BSA Special Feature: Gonzalo Borondo “Merci” Temple des Chartrons, France. 2019

Finally opened, its the spirit of man and nature working in concert in this vast emporium, a transformatorium, of images and pieces of memory from Street Artist Borondo. If you are in Paris before August 18, it is a must see.

ELLE in Allentown

Former tagger and now fulltime muralist, Elle talks about a new work in Allentown, PA, which is trying to kindle a creative arts / high tech reputation after the iron industry left. “The gist of the entire collage is that all of women are more powerful together,” says Elle.

Pejac: YIN-YANG

Spanish Street Artist and studio artist Pejac is back with one of his visual aphorism that addresses climate change ironically.

“Beyond The Streets” In A New York Minute – By Chop ‘Em Down Films

Like we said earlier this week when this video debuted:

“It’s a unique talent to capture the fervor of an opening like “Beyond the Streets” in one minute. The show spreads over two floors and fifty years – the reunions alone were enough for an hour movie. But somehow Zane catches an individual, personal, flavor in a New York minute.”

LL Cool J – I’m Bad

Also, the because it’s Friday and because LL is Bad

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BSA “Images Of The Year” For 2018 Video

BSA “Images Of The Year” For 2018 Video

Here it is! Photographer Jaime Rojo of BSA selects a handful of his favorite images from his travels through 9 countries and around New York this year to present our 2018 BSA Images of the Year.

Seeing the vast expressions of aesthetics and anti-aesthetic behavior has been a unique experience for us. We’re thankful to all of the artists and co-conspirators for their boundless ideas and energy, perspectives and personas.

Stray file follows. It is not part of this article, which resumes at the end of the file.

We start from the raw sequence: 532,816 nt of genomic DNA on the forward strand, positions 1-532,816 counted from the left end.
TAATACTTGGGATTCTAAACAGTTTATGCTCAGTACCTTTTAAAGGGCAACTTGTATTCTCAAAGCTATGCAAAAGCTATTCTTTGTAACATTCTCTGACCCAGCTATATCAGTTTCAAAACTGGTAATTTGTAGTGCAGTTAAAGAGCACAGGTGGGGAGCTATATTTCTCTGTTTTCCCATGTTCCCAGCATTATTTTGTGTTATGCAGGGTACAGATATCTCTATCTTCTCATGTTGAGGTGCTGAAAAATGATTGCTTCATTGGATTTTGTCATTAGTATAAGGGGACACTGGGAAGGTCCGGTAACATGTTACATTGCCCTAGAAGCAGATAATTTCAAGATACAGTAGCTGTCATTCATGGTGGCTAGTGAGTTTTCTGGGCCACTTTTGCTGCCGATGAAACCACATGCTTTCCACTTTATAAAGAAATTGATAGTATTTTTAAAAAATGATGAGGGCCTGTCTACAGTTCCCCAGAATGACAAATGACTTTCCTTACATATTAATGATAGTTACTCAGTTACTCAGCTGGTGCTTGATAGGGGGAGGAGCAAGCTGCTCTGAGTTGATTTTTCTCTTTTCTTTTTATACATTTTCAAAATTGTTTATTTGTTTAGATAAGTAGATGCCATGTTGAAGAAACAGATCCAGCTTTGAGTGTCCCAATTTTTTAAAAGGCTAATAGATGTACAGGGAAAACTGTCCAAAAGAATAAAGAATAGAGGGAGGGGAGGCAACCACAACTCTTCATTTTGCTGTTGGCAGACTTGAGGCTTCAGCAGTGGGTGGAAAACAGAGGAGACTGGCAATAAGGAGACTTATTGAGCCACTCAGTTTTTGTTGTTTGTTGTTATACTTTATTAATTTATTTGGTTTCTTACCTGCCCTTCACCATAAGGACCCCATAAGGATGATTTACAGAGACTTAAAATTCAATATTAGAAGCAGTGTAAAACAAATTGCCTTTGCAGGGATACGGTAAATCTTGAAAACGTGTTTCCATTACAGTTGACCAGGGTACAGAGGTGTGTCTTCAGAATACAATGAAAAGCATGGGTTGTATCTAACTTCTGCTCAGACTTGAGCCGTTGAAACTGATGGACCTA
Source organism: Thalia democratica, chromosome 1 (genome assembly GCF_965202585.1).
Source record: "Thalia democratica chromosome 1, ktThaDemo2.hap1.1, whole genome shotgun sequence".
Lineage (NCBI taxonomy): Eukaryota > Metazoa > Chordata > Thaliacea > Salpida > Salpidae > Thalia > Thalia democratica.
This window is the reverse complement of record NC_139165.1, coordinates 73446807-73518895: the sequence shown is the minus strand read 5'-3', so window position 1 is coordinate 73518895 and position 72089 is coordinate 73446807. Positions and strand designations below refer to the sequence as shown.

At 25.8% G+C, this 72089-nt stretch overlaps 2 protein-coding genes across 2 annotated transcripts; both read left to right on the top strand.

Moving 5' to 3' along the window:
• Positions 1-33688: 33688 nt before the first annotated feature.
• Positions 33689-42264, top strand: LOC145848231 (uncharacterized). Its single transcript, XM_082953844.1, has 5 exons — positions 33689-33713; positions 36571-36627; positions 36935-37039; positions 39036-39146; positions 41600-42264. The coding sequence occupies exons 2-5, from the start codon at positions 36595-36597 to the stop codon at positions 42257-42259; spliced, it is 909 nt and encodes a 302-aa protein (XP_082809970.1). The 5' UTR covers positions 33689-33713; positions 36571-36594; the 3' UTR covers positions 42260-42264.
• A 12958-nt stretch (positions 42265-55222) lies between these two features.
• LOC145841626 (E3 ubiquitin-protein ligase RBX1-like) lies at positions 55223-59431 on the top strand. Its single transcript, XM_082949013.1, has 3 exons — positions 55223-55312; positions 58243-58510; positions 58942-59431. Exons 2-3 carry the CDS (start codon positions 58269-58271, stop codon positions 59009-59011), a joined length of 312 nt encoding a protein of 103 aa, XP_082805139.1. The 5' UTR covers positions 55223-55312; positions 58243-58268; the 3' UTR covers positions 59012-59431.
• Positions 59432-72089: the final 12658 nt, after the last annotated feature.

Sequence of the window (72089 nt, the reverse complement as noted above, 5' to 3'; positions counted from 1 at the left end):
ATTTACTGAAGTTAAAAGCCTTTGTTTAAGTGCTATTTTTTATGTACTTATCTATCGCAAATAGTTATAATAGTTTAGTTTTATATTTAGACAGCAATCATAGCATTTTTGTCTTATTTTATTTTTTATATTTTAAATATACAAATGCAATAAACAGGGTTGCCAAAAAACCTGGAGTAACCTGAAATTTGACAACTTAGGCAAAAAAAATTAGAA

Once you accept that much of the world is in a semi-permanent chaos you can embrace it, find order in the disorder, love inside the anger, a rhythm to every street.

And yes, beauty. Hope you enjoy BSA Images of the Year 2018.


Here’s a list of the artists featured in the video. Help us out if we missed someone, or if we misspelled someones nom de plume.

1Up Crew, Abe Lincoln Jr., Adam Fujita, Adele Renault, Adrian Wilson, Alex Sena, Arkane, Banksy, Ben Eine, BKFoxx, Bond Truluv, Bordalo II, Bravin Lee, C215, Cane Morto, Charles Williams, Cranio, Crash, Dee Dee, D*Face, Disordered, Egle Zvirblyte, Ernest Zacharevic, Erre, Faith LXVII, Faust, Geronimo, Gloss Black, Guillermo S. Quintana, Ichibantei, InDecline, Indie 184, Invader, Isaac Cordal, Jayson Naylor JR, Kaos, KNS, Lena McCarthy, Caleb Neelon, LET, Anthony Lister, Naomi Rag, Okuda, Os Gemeos, Owen Dippie, Pejac, Pixel Pancho, Pork, Raf Urban, Resistance is Female, Sainer, Senor Schnu, Skewville, Slinkachu, Solus, Squid Licker, Stinkfish, Strayones, Subway Doodle, The Rus Crew, Tristan Eaton, Vegan Flava, Vhils, Viktor Freso, Vinie, Waone, Winston Tseng, Zola